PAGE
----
The Daily Star
23 janvier 2010, par
The epic story of the modern Arab world – largely untold in our societies and unappreciated around the world – has been the quest by ordinary men and women for reforms allowing our societies to break the chains of three dominant trends plaguing us : autocratic political regimes, a seemingly permanent state of post-colonial distortion and dependence, and an inability to tap our human and natural resources to match Western or Asian developmental bursts that have left us coughing in their dust.
An Arab breakthrough toward coherent statehood and stable, prosperous societies is inevitable, I believe, to judge from the power of the two poles of society that define our continuing epic.
On the one hand, ordinary people throughout the region – secretaries, teachers, drivers, bank clerks, farmers, shop-owners, students, etc. – are perplexed about being fated to live in societies that control them and limit their opportunities to achieve their full potential. People from Morocco to Oman routinely chafe at their sense of powerlessness, including their inability to make their voices heard, to influence national politics and foreign policy, and to check the abuse of power and corruption they see all around them. They can neither articulate the full sense of their own humanity, nor exercise all the rights of citizenship. They respond to their predicament by getting on with their lives, working hard, educating their children, being kind to their neighbors, and planning for a better day, fortified by the two forces that a police state, a foreign occupation army or a local gang cannot take away from them : faith in their God and their own humanity.
At the other end of the spectrum of Arab society has been an equally unappreciated and continuous stream of thinkers, writers, intellectuals, academics, artists and cultural activists who give public expression to this malaise.
The ideas and words of this group are moving for three reasons : first, they capture and articulate the basic grievances and aspirations of ordinary people who do accept a permanent state of Arab mediocrity. Second, they translate this sense of disappointment, even despair, into a coherent argument for the political, cultural and attitudinal changes we must experience to resume our historical path of human, scientific and national development and excellence, in areas like democratic governance, personal liberties, gender equality, and the coming to terms with the particularities and the universalities of Arab and Islamic culture ; and third, this group has fearlessly thought, worked, written and spoken in public, seeking to chart a path toward national reform and rebirth while also trying to spur it on by mobilizing fellow citizens to action.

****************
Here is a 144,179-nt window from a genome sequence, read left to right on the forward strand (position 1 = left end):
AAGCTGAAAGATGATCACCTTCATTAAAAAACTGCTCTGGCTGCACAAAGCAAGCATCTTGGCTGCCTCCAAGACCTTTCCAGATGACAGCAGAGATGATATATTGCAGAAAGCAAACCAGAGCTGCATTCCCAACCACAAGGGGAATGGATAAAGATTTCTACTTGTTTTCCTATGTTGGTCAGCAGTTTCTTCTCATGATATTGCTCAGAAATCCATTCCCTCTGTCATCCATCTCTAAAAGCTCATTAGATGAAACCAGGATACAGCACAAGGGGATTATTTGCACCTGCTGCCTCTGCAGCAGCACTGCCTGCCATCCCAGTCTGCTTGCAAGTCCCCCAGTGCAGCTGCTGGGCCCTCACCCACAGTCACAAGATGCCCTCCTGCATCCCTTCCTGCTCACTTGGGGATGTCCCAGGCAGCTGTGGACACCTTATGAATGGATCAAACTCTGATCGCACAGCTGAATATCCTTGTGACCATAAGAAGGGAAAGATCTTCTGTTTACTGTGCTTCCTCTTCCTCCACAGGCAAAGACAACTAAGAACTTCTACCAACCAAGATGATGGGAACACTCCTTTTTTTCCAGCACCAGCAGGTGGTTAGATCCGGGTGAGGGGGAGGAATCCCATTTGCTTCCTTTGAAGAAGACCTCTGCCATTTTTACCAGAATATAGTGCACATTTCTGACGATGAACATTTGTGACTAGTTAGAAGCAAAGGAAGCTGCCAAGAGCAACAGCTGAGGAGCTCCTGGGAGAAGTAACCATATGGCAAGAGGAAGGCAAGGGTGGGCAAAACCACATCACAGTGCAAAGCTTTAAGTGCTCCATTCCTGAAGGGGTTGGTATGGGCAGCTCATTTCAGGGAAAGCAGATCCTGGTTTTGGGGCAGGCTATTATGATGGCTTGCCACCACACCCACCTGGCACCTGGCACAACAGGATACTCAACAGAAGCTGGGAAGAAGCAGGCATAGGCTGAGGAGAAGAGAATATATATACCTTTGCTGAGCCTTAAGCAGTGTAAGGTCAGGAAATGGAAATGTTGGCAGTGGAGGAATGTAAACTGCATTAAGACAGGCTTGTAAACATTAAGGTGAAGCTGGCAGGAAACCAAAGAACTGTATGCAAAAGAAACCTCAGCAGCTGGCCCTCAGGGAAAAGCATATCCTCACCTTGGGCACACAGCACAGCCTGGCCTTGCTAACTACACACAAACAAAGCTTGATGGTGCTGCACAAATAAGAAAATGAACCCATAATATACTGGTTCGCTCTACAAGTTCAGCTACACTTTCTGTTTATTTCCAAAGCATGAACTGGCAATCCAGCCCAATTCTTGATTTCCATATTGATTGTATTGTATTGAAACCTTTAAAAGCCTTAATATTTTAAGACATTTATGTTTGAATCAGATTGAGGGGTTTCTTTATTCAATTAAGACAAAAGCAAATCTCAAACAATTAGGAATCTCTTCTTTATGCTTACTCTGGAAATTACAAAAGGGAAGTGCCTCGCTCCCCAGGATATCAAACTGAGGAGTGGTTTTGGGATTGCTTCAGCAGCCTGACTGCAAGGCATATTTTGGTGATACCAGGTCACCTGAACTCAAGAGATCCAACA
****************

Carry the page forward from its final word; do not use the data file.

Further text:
The legacy of modern Arab men and women cultural critics, political analysts and public intellectuals who analyze and seek to overcome the shortcomings of their societies has not been well documented or appreciated – until now. A new book just published by the Lebanese academic Elizabeth Suzanne Kassab, titled “Contemporary Arab Thought” (Columbia University Press), provides a rich and impressive overview of Arab cultural, national and political criticism since 1967, the works and ideas of post-colonial men and women who have come to realize with increasing clarity over the past century that “only genuine critical thinking can lead the way out of all the damage and the multiple forms of servitude.”
The book correctly anchors this in the context of the Arab Nahda (awakening or renaissance) that occurred in the late 19th and early 20th centuries. Kassab writes that “for about two centuries thinkers in the Arab world have perceived or advocated with more or less urgency the centrality of political freedom for the multifaceted empowerment of their societies.”
She explores how modern Arab critics of their world made the pivotal transition of our age. Moving beyond deploring colonial and post-colonial distress or grasping onto the salvation of authentic Islam or Arabism, Arab thinkers in the second half of the 20th century articulated themes, “that addressed the need for a renewed enlightenment, a rethinking of authenticity, an opening to the world, a revisiting of the Nahda, a recentering of attention on political oppression, and resistance of despair.”
Looking at the critiques of today, Kassab concludes that “the desire to live and the radical rethinking of the political are the main themes of present Arab critical thought. It is a thought that emerges from the pains of wars, dictatorships and political prisons.”
A “leap of faith” is required, she writes, to anticipate that the struggle for life and democracy can be achieved under the present circumstances. Thankfully, she also provides a convincing wellspring for that faith in the extraordinary – and continuing – legacy of thoughtful, honest, and brave Arab men and women who imagine a better world in their minds, and in their words express the sentiments of hundreds of millions of ordinary men and women who want to make that better world their everyday real world.